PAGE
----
ROBERT BARBERA: Well, if you look at the swing for inventories and the swing for imports, basically, what I expect is about a 2 percentage point swing for inventories. You will give a third of that back to imports. But that still gives you a pretty important advance.
In addition, if you look at those jobless claims numbers, or if you look at the job numbers, you know, my dad is a physicist. And he says it's a second derivative world. It's the change in the change that you want to keep an eye on.
The average change in payrolls over the last nine months is a 75,000 improvement. At that rate, we will be at 250,000 by the spring. And if we run 250,000 to 300,000, we get something on the order of 2.5 to three million jobs. That line has been very powerful.
It's true it was sharply negative at the beginning, but it's been an important improvement. And -- and I'm betting that that trend will continue. So, I'm not imagining a trend. I'm simply wagering that the trend continues.
JUDY WOODRUFF: I will stay out of the physics point. But what, how do you respond?
DEAN BAKER: Yes, well, I don't expect the trend to continue.
I mean, we had some sort of one-time boosts. Home sales, for example, were boosted by the first-time-buyer's tax credit. That pulled a lot of home purchases forward. So, people who might have bought this year instead made their purchase before, when they thought the credit would expire back in November.
The stimulus, we felt the peak impact from the stimulus back in the third quarter. We're still feeling it this quarter. That will start to wear out over the course of the year. And then we're going to have real contraction associated with state and local governments that are going to make cutbacks, because they all have huge budget deficits.
So, I see a lot of downward pressure on the economy yet to come.
JUDY WOODRUFF: Robert Barbera, what about all those? I mean, just to name a few, the housing point is...
ROBERT BARBERA: Well, let's -- yes. I think there's an old joke. When you have some stimulus, are you building a bridge or a pier, OK? Do you get over a hump and into the promised land of self-sustaining recovery, or does the economy collapse after the stimulus disappears?
We look at one sector where you got news today, the auto industry, we had the cash for clunkers. You got a pop for sales. And people were quite worried that you would fall back to those sharply negative numbers in the fourth quarter. We didn't. The number looks like 11.2 million for December. And, in fact, GM announced that their production in the first quarter on a year-over-year basis will be up 75 percent.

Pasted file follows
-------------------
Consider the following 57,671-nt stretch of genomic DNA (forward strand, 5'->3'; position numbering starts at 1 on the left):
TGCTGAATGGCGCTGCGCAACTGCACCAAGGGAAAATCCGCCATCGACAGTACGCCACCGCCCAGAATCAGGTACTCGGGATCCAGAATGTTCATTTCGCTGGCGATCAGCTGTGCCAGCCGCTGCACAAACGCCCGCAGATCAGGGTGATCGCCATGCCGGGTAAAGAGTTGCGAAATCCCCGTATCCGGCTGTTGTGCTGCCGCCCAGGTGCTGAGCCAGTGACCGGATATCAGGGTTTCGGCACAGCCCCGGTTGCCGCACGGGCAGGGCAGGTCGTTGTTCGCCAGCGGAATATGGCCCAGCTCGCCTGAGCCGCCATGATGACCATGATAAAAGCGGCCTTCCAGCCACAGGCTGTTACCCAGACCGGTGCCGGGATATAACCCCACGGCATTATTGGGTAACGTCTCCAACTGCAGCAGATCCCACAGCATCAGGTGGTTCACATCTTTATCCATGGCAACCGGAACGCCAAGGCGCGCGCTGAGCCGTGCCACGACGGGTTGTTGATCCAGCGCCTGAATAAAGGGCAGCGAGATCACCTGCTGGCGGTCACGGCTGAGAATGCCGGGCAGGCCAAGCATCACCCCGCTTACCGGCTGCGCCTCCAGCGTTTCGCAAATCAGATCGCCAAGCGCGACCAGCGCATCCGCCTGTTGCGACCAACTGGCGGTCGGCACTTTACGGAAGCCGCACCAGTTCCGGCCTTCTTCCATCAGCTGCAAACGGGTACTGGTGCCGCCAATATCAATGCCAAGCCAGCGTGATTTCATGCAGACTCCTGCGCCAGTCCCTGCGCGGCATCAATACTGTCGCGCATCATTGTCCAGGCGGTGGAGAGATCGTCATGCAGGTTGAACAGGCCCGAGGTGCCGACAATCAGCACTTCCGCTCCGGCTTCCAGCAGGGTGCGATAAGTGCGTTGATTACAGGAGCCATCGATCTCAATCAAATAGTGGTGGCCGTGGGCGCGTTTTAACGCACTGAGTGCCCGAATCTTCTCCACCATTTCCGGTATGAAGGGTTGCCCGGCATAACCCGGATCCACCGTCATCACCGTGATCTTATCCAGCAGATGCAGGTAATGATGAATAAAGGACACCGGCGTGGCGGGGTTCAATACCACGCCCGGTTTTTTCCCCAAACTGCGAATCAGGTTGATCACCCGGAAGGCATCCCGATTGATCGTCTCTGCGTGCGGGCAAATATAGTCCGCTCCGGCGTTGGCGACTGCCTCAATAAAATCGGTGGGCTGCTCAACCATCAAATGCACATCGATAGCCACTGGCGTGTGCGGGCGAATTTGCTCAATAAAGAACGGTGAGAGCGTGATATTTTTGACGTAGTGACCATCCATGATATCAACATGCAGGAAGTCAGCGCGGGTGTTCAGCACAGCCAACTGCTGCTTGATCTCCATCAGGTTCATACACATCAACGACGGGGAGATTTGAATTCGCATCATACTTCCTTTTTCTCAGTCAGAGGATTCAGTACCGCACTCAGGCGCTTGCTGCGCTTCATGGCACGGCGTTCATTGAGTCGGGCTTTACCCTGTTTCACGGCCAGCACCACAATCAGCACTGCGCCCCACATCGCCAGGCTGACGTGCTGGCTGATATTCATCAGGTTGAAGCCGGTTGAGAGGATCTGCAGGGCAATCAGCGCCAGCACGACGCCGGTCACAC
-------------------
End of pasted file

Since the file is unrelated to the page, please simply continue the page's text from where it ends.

For the industry overall, it looks like it will be up 50 percent. So, you have got some improvement there that is significant.
One of the big...
JUDY WOODRUFF: Well, let me stop you there and get Dean Baker to respond on that point.
ROBERT BARBERA: Sure.
DEAN BAKER: Well, you know, again, we're up from extremely low levels -- 11.2 million, we would be deploring as horrible if we go back a couple years ago and we're looking at 17 million sales a year. So, you know, we were at incredibly low levels. We are up from that, but this is still well below what we consider normal output levels.
ROBERT BARBERA: No question. But, again, we're talking about growth rates.
Is the economy going to grow at a good level, at a good rate? And will it generate jobs? I say, yes, it will grow at a good rate. Yes, it will generate a fair amount of jobs. You're absolutely right. At the end of that 12 months, the unemployment rate is probably 9 percent, very disappointing. Auto sales are probably 12.5, very disappointing.
But it's much stronger than the trajectory you're describing for either the overall growth rate or for the growth in jobs.
DEAN BAKER: Well, again, I see the sources of weaknesses. The non-residential construction numbers that came out yesterday were very weak. We have a collapsing bubble there that I think people haven't fully appreciated the implications.
And when the housing market weakens, that takes away people's wealth. And we're going to see more of a negative wealth effect. People can't consume because they have negative equity. So, I see a lot of downward pressure yet to come.
JUDY WOODRUFF: Help us understand what's at the core of the difference here. Is it just the way the two of you are looking at the same numbers?
DEAN BAKER: Well, I mean, obviously, we're focusing on different numbers.
ROBERT BARBERA: Well, forecasting is a black art, first of all. I think forecasting is a black art. You've got to understand that, right?
And I would simply point out that, if you go back to the last two deep recessions, go back to late 1982 or late 1974, early 1975, it is the nature of a deep recession to give you a very long list of horrible things to think about. And, as a consequence, the consensus coming out of a deep recession always says very meager recovery. It makes a lot of sense. It's just been a horrible way to forecast.
JUDY WOODRUFF: Dean Baker, a brief response.
DEAN BAKER: Yes. Well, this is a qualitatively different recession. It was brought about by the collapse of the housing bubble ,which the past recessions have not. And I think it's going to be extremely hard to recover from.
JUDY WOODRUFF: Dean Baker, Robert Barbera, we're going to have to leave...
ROBERT BARBERA: Well, they're all different. They're all different.
JUDY WOODRUFF: Gentlemen, we thank you both. We appreciate it.
DEAN BAKER: Thanks for having us.
ROBERT BARBERA: Thank you.